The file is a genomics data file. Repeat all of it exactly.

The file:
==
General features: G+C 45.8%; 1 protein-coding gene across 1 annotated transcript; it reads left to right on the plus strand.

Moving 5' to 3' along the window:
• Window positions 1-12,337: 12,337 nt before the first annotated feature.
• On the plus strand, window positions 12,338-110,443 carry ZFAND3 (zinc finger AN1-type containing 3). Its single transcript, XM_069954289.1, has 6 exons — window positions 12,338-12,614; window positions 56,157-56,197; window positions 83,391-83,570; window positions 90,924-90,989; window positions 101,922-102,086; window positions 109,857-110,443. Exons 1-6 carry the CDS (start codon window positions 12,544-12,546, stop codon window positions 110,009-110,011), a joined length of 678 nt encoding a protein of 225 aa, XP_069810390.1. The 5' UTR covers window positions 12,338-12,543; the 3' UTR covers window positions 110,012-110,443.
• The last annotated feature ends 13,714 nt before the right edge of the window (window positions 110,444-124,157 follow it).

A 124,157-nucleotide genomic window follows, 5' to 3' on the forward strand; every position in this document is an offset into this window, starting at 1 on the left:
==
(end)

General features: G+C 45.8%; 1 protein-coding gene across 1 annotated transcript; it reads left to right on the plus strand.

Moving 5' to 3' along the window:
• Window positions 1-12,337: 12,337 nt before the first annotated feature.
• On the plus strand, window positions 12,338-110,443 carry ZFAND3 (zinc finger AN1-type containing 3). Its single transcript, XM_069954289.1, has 6 exons — window positions 12,338-12,614; window positions 56,157-56,197; window positions 83,391-83,570; window positions 90,924-90,989; window positions 101,922-102,086; window positions 109,857-110,443. Exons 1-6 carry the CDS (start codon window positions 12,544-12,546, stop codon window positions 110,009-110,011), a joined length of 678 nt encoding a protein of 225 aa, XP_069810390.1. The 5' UTR covers window positions 12,338-12,543; the 3' UTR covers window positions 110,012-110,443.
• The last annotated feature ends 13,714 nt before the right edge of the window (window positions 110,444-124,157 follow it).

A 124,157-nucleotide genomic window follows, 5' to 3' on the forward strand; every position in this document is an offset into this window, starting at 1 on the left: